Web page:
Did you argue politics with relatives over the holiday weekend? My Trumpster kin had nothing to say about their orange idol. I suspect they’re ashamed of him but too stubborn to admit it.
I’d like to think that’s progress, but I know better; they still believe the same stupid shit that made them vote for a racist, sexist, xenophobic demagogue in the first place.
Over the weekend, I read a Washington Monthly piece by Daniel Block about Democrats in deep red areas — kinda the opposite of the Deploraville safari articles about “heartland” Trump voters.
There’s a lot of truth to it, IMO. Here’s an excerpt:
Reporters have descended on conservative bastions like Augusta, as well as counties that recently flipped from blue to red, in a bid to understand how a reality television star became president. They have spoken to longtime, working-class conservatives and ex-Democrats who, through Trump, finally found a vehicle through which to express their political frustrations. In doing so, they’ve routinely painted a picture of Trump-voting America so predictable that it has become a trope. Yet very few journalists have chosen to focus on the Democrats in Trump country who stayed Democrats…
But even in places like Augusta County, thousands of people voted for Hillary Clinton. No depiction of Trump country is complete without them. Most of their neighbors may be standing by the president, but if Augusta is any indication, Democrats in rural red counties are just as fired up and enthused as their counterparts in liberal cities. In Virginia’s Sixth Congressional District, which includes Augusta, no Democrat has mounted a midterm congressional campaign in twenty years. This year, four people ran…
As more activists come out of the woodwork, the Democratic Party gains more people like Frank Nolen: human faces who can make the party more accessible to residents with hidden liberal inclinations. This is critical for the party’s fortunes. Building a viable electoral infrastructure depends on making it socially acceptable to be a Democrat.
Ironic, isn’t it, that the people who belong to the party that opposes an abusive, corrupt, would-be authoritarian degenerate are the ones who suffer social consequences for that. But it’s a reality that many of us live on the daily. That’s part of the reason you won’t find me boo-hooing over Sarah Huckabee Sanders’ comped cheese plate or pitying Tucker Carlson for blowback to his hate-mongering.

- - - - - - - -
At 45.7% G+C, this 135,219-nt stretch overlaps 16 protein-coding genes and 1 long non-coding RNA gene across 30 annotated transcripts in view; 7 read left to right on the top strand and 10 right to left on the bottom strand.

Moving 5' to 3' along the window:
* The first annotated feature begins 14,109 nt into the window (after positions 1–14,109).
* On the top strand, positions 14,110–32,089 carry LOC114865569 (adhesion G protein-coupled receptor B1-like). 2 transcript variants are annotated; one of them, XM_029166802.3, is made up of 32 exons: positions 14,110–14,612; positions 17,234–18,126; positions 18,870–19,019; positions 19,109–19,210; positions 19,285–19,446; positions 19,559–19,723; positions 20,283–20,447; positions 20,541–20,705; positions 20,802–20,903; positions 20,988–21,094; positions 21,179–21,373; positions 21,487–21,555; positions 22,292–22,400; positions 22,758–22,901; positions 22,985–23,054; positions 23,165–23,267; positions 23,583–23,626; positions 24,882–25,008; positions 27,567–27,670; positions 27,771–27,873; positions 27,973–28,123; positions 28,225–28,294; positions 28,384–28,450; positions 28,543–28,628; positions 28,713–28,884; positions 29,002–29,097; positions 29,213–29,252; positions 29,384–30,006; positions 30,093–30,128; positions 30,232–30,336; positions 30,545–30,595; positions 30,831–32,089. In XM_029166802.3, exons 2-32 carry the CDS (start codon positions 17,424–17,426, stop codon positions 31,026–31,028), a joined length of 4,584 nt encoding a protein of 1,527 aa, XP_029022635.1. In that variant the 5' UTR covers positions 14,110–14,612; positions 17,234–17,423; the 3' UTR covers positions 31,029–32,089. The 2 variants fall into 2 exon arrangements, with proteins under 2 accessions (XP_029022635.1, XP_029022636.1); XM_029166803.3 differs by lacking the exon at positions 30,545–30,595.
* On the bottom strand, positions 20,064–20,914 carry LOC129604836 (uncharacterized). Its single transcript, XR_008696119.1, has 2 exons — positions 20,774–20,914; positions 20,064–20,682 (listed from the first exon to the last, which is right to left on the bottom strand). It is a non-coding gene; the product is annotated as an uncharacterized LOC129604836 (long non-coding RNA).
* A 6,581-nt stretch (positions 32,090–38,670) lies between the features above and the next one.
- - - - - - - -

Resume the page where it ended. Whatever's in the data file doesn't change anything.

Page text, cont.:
Fox News feeds its viewers a steady diet of “oppressed conservatives in Hollywood” stories and plays up incidents where its wealthy hate-mongers are harassed by ordinary citizens. The Fox News audience eats that victimization shit up — all the while engaging in subtle and overt intimidation tactics against neighbors with different political views.
The Post has an article today by doctoral candidate Emily Van Duyn about Democratic women secretly organizing in a deep red part of Texas. Some of the women in the underground group she studied shared why they’re unwilling to “come out” as Democrats:
The existence of this group does more than tell us about 136 women in a small county in Texas. Their experience of fear and intimidation challenges assumptions about democracy in the United States. That is, in a truly liberal democracy, people should be able to voice their views without fear of retaliation.
These women’s choice to engage and persist underground also challenges us to reconsider the privilege of being publicly political and the possibility that the things we see on the surface in our communities, the yard signs, the bumper stickers, are not the whole story.
It’s not the whole story, and we can’t write off the folks in those places. I know it’s tempting to give up on red areas — I live in one, and sometimes I think the best solution is to re-stage Sherman’s march. In a post about radicalized rural kids earlier this week, Mistermix observed:
This is not to say that radicalized rural kids aren’t a problem – but the problem is bigger than that. The Senate and the Electoral College over-represent states that intelligent progressive kids want to leave. Maybe, as Deb and James Fallows have reported, some of these kids will stay and enlarge blue dots in otherwise conservative states. But why bother when you can just move a few hundred miles away and not have to deal with the narrow minds and poverty of spirit that infects rural America?
I don’t have a good answer to that dilemma for individuals. I fled my conservative home turf as a young person too, only to ultimately return. But as a society, if we want to have a functioning democracy (and maybe even avoid a second civil war), those of us who do choose to remain in red areas — people like Cole, some of you, and me — have to do the hard work of building an electoral infrastructure, as outlined in the Washington Monthly piece.
That’s the only way forward. I sure hope we can pull it off.